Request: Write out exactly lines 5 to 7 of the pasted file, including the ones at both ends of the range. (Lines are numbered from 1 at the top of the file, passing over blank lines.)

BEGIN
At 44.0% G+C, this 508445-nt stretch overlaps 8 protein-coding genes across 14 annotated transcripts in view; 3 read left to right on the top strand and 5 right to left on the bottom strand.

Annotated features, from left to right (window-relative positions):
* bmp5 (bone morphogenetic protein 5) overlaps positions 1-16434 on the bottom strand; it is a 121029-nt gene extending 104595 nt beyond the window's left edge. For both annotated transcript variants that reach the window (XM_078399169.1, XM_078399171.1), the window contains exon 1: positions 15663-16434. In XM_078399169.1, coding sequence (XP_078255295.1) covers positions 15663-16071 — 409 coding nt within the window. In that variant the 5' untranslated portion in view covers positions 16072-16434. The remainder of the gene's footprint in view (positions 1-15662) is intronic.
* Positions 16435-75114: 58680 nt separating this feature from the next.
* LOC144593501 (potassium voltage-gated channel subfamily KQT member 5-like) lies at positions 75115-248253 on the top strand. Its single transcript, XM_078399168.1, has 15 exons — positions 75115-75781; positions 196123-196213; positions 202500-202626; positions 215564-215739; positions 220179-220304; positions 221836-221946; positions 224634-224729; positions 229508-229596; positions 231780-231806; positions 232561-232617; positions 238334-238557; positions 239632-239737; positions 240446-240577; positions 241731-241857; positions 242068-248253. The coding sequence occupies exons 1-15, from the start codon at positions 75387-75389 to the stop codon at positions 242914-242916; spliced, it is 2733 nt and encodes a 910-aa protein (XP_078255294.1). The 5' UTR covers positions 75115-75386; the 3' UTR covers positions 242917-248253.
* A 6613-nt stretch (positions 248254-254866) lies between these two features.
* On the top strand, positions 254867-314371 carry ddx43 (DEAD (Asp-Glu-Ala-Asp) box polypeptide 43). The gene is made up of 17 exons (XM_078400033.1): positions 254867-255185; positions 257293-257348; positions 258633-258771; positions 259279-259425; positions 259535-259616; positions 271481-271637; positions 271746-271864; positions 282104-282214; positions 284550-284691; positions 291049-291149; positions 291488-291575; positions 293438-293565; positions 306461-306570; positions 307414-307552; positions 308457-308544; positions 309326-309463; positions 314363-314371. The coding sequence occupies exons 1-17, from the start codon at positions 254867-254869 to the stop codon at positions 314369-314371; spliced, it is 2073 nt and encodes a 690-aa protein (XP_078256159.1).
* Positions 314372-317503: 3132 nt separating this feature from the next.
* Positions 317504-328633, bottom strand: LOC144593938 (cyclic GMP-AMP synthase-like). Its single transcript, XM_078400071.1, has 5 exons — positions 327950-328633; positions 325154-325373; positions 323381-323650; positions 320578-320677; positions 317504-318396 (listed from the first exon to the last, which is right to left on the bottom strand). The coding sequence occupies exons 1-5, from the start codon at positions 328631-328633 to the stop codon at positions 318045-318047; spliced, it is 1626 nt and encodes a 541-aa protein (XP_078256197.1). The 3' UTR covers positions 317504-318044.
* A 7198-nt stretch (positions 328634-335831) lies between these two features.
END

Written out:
* LOC144593501 (potassium voltage-gated channel subfamily KQT member 5-like) lies at positions 75115-248253 on the top strand. Its single transcript, XM_078399168.1, has 15 exons — positions 75115-75781; positions 196123-196213; positions 202500-202626; positions 215564-215739; positions 220179-220304; positions 221836-221946; positions 224634-224729; positions 229508-229596; positions 231780-231806; positions 232561-232617; positions 238334-238557; positions 239632-239737; positions 240446-240577; positions 241731-241857; positions 242068-248253. The coding sequence occupies exons 1-15, from the start codon at positions 75387-75389 to the stop codon at positions 242914-242916; spliced, it is 2733 nt and encodes a 910-aa protein (XP_078255294.1). The 5' UTR covers positions 75115-75386; the 3' UTR covers positions 242917-248253.
* A 6613-nt stretch (positions 248254-254866) lies between these two features.
* On the top strand, positions 254867-314371 carry ddx43 (DEAD (Asp-Glu-Ala-Asp) box polypeptide 43). The gene is made up of 17 exons (XM_078400033.1): positions 254867-255185; positions 257293-257348; positions 258633-258771; positions 259279-259425; positions 259535-259616; positions 271481-271637; positions 271746-271864; positions 282104-282214; positions 284550-284691; positions 291049-291149; positions 291488-291575; positions 293438-293565; positions 306461-306570; positions 307414-307552; positions 308457-308544; positions 309326-309463; positions 314363-314371. The coding sequence occupies exons 1-17, from the start codon at positions 254867-254869 to the stop codon at positions 314369-314371; spliced, it is 2073 nt and encodes a 690-aa protein (XP_078256159.1).